So you venture forth with your Fireteam or on your lonesome, exploring new locales and purging the Taken from the system. And itís a great campaign, thanks to its refusal to retread old ground. Objectives this time around are far more diverse than "traverse linear and empty hallways, deploy Ghost at door/console, fight waves of enemies," and the level design is also vastly improved. The icing on the cake is a new subclass for each of the three main classes, each of which comes with its own acquisition mission. I hope that future releases will widen the gap between the classes; Supers aside, thereís still not that much of a difference; at least, not enough of one to justify the existence of classes to begin with.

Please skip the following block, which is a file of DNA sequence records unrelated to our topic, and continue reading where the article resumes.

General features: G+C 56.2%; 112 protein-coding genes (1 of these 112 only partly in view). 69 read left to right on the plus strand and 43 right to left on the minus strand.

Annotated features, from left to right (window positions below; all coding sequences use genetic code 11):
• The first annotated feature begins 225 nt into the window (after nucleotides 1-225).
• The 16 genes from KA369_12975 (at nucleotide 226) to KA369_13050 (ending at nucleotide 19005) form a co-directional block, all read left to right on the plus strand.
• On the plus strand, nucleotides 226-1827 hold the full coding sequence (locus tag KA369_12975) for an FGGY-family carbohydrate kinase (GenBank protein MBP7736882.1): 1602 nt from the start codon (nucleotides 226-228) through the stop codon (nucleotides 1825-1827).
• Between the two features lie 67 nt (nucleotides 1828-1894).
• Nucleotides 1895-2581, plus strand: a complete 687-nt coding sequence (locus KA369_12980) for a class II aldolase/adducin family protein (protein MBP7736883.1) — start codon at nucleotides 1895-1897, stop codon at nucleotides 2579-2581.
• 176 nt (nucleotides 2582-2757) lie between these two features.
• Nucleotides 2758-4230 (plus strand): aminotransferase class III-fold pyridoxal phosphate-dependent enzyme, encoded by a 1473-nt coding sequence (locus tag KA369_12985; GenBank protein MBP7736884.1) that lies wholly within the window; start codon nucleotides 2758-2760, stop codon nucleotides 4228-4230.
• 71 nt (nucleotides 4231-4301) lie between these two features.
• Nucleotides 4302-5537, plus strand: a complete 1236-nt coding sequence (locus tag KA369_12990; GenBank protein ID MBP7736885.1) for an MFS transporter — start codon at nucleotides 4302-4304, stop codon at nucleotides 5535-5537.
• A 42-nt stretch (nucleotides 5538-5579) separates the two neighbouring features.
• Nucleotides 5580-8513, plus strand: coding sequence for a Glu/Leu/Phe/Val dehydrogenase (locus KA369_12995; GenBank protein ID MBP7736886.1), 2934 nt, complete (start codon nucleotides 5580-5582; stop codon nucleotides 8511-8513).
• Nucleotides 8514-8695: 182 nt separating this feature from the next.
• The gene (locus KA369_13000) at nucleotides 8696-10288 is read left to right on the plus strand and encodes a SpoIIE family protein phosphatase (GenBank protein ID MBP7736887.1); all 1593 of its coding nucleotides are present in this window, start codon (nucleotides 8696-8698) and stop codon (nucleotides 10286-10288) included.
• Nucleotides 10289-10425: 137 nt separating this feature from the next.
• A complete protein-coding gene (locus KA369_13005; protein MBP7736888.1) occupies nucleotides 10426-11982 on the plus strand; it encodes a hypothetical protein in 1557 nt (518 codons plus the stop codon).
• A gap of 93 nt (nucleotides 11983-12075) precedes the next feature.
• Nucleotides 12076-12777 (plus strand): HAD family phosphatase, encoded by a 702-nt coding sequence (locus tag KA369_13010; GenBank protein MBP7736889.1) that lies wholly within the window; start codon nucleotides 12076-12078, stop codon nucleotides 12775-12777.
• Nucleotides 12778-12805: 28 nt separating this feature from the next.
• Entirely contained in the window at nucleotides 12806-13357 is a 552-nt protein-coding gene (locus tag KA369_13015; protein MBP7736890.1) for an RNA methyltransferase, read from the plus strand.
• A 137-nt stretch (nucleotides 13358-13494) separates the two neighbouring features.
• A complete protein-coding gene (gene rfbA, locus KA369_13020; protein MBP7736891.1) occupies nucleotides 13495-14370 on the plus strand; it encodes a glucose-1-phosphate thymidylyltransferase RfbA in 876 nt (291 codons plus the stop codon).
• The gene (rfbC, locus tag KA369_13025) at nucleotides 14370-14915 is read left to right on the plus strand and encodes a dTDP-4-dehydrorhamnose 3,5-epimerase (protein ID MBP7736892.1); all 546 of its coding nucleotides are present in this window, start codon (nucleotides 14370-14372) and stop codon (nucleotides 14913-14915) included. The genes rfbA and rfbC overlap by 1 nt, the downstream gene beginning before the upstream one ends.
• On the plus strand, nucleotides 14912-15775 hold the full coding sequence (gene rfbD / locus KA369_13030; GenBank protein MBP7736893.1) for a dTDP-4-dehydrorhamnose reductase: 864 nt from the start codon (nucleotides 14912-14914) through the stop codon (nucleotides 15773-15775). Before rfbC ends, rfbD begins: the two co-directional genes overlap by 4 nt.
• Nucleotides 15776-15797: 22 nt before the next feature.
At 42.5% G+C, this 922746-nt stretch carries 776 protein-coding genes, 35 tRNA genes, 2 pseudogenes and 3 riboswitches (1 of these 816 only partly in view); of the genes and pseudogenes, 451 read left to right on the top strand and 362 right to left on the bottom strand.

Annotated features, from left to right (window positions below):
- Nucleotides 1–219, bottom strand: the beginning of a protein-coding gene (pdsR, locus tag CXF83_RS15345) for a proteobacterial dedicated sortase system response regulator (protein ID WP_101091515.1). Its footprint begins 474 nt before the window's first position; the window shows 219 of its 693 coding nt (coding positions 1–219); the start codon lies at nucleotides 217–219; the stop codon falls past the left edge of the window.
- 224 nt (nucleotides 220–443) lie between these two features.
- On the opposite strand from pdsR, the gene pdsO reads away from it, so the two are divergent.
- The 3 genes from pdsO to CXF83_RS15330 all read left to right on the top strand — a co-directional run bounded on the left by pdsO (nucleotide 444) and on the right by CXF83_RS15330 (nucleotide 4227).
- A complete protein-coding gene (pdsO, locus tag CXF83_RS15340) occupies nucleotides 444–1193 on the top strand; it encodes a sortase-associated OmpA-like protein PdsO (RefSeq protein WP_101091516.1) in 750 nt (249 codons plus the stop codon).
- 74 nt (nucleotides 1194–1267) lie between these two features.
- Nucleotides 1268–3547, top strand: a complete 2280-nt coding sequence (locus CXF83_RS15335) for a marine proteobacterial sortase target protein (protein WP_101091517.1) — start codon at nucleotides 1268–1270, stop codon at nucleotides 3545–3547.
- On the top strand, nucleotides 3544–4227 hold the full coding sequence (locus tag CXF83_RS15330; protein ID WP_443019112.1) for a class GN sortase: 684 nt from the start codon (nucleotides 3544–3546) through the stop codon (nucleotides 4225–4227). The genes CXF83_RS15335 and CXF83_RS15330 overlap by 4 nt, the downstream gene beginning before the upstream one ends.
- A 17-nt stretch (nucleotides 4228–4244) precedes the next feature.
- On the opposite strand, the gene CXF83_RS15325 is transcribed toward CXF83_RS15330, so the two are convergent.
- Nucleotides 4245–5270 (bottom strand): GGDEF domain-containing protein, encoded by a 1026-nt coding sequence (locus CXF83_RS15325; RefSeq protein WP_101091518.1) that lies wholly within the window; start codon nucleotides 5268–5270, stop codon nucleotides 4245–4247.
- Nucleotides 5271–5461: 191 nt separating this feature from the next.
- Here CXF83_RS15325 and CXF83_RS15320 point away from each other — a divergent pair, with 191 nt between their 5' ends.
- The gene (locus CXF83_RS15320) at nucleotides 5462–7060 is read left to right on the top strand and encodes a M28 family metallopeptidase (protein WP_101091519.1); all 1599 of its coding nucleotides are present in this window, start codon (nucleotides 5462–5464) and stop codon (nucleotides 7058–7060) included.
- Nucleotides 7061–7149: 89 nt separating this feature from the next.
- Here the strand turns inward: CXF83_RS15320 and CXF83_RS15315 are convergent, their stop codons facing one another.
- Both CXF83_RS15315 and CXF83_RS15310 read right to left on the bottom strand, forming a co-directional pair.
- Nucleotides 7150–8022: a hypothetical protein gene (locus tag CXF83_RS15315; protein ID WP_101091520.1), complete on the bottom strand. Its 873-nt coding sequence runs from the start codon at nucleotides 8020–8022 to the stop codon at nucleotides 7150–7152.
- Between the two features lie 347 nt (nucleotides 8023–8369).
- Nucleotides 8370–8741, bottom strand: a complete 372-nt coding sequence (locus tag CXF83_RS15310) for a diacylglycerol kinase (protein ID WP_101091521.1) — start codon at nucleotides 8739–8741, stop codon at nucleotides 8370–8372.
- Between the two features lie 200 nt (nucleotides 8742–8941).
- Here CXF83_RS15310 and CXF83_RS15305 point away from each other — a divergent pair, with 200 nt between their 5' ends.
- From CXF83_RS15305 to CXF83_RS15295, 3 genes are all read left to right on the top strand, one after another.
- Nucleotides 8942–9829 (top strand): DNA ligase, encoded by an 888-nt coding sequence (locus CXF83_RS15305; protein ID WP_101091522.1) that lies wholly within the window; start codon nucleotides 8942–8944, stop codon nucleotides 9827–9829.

Destinyís art style and technical beauty were never points of contention; theyíve always been amazing, and they continue in that trend in The Taken King. The Taken themselves may be remnants of species weíve all seen before, but Oryxís corruption manifests in a sickly monochrome pallor; they look like photo negatives, and when you kill them, they are forcibly ripped out of your dimension in a sweet-looking personal vortex. Additionally, the Darkness seems to have a hold on the environment itself; holes in the fabric of reality often flank the way forward, giving you a glimpse into the distorted void. Itís like being in line for Space Mountain, only far more sinister.